With representation and inclusion floundering like a couple of drunks in the shallows of corporate autocracy, Bristol City Council's decision to hold an access-for-all Democracy Day seemed like a fresh step. However, a cursory glance at the forty white faces (and one black sheep) put paid to any hope of representative debate. No need to worry, debate was not on the agenda anyway.


Suggestions of a democratic approach to the day's workings were quickly brushed aside and City Council 'facilitators' made sure everyone got a pencil and no-one got exposed to a different point of view. Though their mandate was to look at the state of democracy in Bristol, chair of the Commission Paul Burton admits that central government control is so strong that there is only narrow scope for change at local authority level.

Despite being asked to consider limited options for neighbourhood committees, the real task of the Commission, generated in number 10, is to recommend which sort of Ken 'what ever happened to him' Livingstone-style-Mayor, Bristol swaps it's present Council committee system for. The government thought if they made the leadership more prominent, people would take more of an interest in local politics, says Burton.

It could become a fashion show, I'm not convinced turnout will double because Bristol has a mayor.

Bigger leaders with brighter smiles. Cheers Tony, just what democracy ordered? Apart from the deep seated knowledge that their task was a thankless, if not pointless, one, all the preordained speakers on Democracy Day were united in their deference to Athenian democracy.


Strangely though, they all forget to mention a couple of key aspects - namely the Greeks' outright rejection of a centralised controlling state, and how they selected their decision making bodies at random.

Randomly selected juries are one of the few decision making bodies that large numbers of people still have faith in. (A faith not shared by those in government wishing to restrict access to them - judges, after all, are easier to keep on the political track).

Considering the pressures put on them by the law, the lawyers and the judges, juries fair pretty well. In his book Is Democracy Possible John Burnheim proposes a comprehensive alternative to our system of elected representatives that he calls Demarchy.

Anarcho syndicalists have been promoting self organisation through popular workers and community councils for years. Realising the unliklihood of imminent global revolution, Burnheim has tried to address the question of how to institute direct democracy in our present industrialised, corporatised and shot-between-the-eyes society.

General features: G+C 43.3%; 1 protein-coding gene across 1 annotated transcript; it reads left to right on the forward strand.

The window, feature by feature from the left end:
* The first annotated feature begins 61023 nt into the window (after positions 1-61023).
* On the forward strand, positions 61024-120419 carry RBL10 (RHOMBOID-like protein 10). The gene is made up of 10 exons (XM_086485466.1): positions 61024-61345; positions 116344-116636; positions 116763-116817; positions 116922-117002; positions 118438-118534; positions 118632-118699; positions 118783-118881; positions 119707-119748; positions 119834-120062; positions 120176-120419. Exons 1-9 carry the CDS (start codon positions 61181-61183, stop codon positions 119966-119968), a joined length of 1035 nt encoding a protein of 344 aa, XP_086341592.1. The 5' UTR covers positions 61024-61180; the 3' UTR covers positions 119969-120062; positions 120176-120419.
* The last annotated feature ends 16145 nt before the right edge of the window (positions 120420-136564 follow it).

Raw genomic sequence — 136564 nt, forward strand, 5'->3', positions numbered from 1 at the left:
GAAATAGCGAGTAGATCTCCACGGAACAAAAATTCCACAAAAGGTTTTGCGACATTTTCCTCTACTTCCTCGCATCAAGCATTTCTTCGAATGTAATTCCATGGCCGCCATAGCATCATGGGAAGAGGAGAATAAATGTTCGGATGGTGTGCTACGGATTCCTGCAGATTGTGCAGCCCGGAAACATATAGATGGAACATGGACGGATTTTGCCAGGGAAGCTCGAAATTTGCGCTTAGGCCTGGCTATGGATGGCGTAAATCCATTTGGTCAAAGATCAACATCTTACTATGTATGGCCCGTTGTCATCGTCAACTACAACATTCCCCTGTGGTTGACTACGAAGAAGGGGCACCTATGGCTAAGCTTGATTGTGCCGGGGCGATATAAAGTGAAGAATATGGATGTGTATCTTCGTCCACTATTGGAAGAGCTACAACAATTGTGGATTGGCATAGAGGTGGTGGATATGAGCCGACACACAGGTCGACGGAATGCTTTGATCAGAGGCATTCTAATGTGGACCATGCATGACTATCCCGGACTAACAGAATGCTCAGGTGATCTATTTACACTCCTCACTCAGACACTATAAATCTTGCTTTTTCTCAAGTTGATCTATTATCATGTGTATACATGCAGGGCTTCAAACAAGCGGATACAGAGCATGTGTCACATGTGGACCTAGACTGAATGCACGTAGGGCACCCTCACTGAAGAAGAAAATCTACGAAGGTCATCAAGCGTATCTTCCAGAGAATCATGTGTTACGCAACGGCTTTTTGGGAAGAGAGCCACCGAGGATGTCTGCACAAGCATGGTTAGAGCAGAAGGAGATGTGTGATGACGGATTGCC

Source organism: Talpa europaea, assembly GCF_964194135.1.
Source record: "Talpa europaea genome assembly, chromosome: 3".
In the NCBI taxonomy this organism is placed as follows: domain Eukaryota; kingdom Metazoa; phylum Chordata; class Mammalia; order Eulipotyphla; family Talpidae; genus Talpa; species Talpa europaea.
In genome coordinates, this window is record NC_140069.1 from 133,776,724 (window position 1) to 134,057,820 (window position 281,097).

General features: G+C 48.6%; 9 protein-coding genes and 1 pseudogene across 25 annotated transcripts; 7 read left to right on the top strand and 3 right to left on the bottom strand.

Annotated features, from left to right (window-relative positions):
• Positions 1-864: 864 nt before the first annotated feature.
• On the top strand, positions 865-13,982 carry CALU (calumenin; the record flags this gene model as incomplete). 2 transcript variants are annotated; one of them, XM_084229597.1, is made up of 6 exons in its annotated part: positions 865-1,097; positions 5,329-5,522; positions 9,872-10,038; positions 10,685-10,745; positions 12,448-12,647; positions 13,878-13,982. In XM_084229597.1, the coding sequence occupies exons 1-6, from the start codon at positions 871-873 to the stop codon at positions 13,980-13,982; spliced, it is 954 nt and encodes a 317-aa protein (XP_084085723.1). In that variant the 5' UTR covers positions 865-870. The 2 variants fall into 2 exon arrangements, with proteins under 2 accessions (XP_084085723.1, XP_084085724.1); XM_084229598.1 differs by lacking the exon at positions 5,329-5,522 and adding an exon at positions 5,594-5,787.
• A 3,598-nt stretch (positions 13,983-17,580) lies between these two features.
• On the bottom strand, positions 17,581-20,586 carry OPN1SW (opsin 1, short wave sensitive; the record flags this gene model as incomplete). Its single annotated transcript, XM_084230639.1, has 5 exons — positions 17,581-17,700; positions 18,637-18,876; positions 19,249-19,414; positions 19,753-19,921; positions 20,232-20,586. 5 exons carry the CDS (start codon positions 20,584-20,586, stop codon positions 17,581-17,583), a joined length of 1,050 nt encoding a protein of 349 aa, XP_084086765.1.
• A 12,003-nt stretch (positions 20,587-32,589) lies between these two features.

He suggests we get rid of politicians, bureacracy and governments altogether, and instead replace them with decision-making groups of randomly selected citizens. Democracy is possible only if the decision makers are a representative sample of the people concerned, he says.

Each group could address a particular need of the community - such as schooling or rail transport - within a defined locality (perhaps 10,000 perhaps 100,000 people). He calls this a decentralisation of functions.

Where decentralisation simply means centralisation on a smaller scale - bringing as many issues and powers as possible together under a single local authority - is of very dubious value, says Burnheim.

Group members could be chosen randomly from people who volunteered specifically for a group whose function concerns them. The random selection principle could easily be designed so that membership was representative in terms of sex, ethnicity, age, income and so on. There would be no deference to a higher authority, but negotiation with groups whose tasks effect their own.


Demarchy recognises that it is impossible for single bodies to make far-reaching decisions in any kind of informed way on a wide range of issues. So functional groups would have a strictly limited domain.

The legitimacy of random selection lies in regular replacement, rather than experience or popularity in the polls. Group members would serve a limited term in office, perhaps two years, then someone else would have a chance.

Political wheeling and dealing would be reduced. Lobbyists would have a harder time applying pressure to decision-makers and there would be no career politics and no culture of playing for re-election. The demarchist does not believe that there is any group of people whose capacities entitle them to a position of special or wide ranging power in the community, says Burnheim.